Tokumitsu Iwagō (岩合 徳光, Iwagō Tokumitsu, 1916–2007) was a renowned Japanese photographer. Mitsuaki Iwagō is his son.
Meguro is a special ward in Tokyo, Japan. The English translation of its Japanese self-designation is Meguro City. The ward was founded on March 15, 1947.
Nihon University, abbreviated as Nichidai (日大), is a private research university in Japan. Its predecessor, Nihon Law School, was founded by Yamada Akiyoshi, the Minister of Justice, in 1889. It is one of the private universities representing Japan. The university's name is derived from the Japanese word "Nihon" meaning Japan. Nihon University now has "16 colleges and 87 departments, 20 postgraduate schools, 1 junior college which is composed of 5 departments, 1 correspondence division, 32 research institutes and 3 hospitals." The number of students exceeds 70,000 and is the largest in Japan.
Godzilla Against Mechagodzilla is a 2002 Japanese kaiju film directed by Masaaki Tezuka, written by Wataru Mimura, and produced by Shogo Tomiyama. Produced and distributed by Toho Studios, it is the 27th film in the Godzilla franchise and the fourth film in the franchise's Millennium period, and is also the 26th Godzilla film produced by Toho. The film features the fictional giant monster character Godzilla, along with an updated version of the mecha character Mechagodzilla, who is referred to in the film as Kiryu. The film stars Yumiko Shaku, Shin Takuma, Kou Takasugi, Yuusuke Tomoi, Kumi Mizuno, and Akira Nakao, with Tsutomu Kitagawa as Godzilla and Hirofumi Ishigaki as Kiryu.
Taiwanese photography is deeply rooted in the country's unique and rapidly changing history. Its early photography is often divided into two periods: Pre-Japanese from approximately 1858 to 1895, and an Era of Japanese Influence, from 1895 to 1945, the year the Japanese rule of Taiwan ended. Many photographs from the period during which Taiwan was under Japanese rule have been preserved as postcards. Much of the pre-Japanese era photography was conducted by foreign missionaries and merchants.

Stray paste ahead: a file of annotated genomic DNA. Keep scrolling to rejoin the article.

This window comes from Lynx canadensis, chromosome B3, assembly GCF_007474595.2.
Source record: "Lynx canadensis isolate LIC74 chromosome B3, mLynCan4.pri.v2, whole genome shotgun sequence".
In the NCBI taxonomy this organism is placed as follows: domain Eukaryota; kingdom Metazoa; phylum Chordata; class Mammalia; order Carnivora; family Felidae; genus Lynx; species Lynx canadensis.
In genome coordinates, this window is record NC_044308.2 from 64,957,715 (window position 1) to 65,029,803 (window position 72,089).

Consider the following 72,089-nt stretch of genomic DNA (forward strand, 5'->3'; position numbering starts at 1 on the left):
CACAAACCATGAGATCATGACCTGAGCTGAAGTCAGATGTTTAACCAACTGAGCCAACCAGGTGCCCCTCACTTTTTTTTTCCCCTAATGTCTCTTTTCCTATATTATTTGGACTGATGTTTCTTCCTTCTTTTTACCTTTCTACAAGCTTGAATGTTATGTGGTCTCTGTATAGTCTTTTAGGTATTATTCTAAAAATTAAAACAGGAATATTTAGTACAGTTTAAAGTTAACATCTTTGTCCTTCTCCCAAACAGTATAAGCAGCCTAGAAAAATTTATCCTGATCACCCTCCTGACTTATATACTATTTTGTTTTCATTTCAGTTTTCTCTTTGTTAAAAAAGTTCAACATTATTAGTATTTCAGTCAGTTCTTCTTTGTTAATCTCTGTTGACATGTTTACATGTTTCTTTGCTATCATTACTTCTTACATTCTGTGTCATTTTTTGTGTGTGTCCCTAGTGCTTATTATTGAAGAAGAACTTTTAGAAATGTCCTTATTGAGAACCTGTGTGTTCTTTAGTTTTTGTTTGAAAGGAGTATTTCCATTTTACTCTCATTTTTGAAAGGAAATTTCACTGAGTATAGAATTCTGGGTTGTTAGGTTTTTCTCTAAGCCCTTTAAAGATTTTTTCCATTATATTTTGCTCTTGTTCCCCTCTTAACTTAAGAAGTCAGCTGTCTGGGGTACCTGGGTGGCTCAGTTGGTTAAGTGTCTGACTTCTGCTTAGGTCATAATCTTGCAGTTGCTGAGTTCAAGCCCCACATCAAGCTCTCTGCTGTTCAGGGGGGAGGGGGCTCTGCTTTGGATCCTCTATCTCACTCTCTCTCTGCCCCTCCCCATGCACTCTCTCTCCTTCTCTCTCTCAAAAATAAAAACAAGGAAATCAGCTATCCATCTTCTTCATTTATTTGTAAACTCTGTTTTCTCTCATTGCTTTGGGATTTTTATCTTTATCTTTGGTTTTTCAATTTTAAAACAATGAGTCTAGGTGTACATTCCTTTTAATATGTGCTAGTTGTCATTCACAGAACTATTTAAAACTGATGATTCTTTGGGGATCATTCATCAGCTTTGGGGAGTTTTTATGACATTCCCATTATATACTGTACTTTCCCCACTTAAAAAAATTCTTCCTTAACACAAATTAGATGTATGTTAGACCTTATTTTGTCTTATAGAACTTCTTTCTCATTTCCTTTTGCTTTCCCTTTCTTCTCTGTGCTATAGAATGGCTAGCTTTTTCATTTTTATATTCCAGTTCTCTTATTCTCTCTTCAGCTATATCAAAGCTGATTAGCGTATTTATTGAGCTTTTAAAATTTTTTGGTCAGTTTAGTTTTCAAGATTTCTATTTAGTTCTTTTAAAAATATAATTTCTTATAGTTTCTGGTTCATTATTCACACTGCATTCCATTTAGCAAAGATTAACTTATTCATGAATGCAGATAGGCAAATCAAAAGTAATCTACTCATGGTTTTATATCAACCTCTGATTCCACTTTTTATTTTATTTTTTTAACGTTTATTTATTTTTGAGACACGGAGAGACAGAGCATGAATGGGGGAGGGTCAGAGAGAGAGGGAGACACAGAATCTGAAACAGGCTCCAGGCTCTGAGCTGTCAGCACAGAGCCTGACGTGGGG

Hosei University is a private university based in Tokyo, Japan. The university originated in a school of law, Tōkyō Hōgakusha, established in 1880, and the following year renamed Tōkyō Hōgakkō. This was from 1883 headed by Dr. Gustave Boissonade, and was heavily influenced by the French legal tradition. It merged in 1889 with a school of French studies, Tōkyō Futsugakkō, that had been founded three years earlier. It adopted the name Hosei University in 1903 and was recognized as a private university in 1920.
Adolfo Farsari was an Italian photographer based in Yokohama, Japan. His studio, the last notable foreign-owned studio in Japan, was one of the country's largest and most prolific commercial photographic firms. Largely due to Farsari's exacting technical standards and his entrepreneurial abilities, it had a significant influence on the development of photography in Japan.
Felice Beato, also known as Felix Beato, was an Italian–British photographer. He was one of the first people to take photographs in East Asia and one of the first war photographers. He is noted for his genre works, portraits, and views and panoramas of the architecture and landscapes of Asia and the Mediterranean region. Beato's travels gave him the opportunity to create images of countries, people, and events that were unfamiliar and remote to most people in Europe and North America. His work provides images of such events like the Indian Rebellion of 1857 and the Second Opium War, and represents the first substantial body of photojournalism. He influenced other photographers, and his influence in Japan, where he taught and worked with numerous other photographers and artists, was particularly deep and lasting.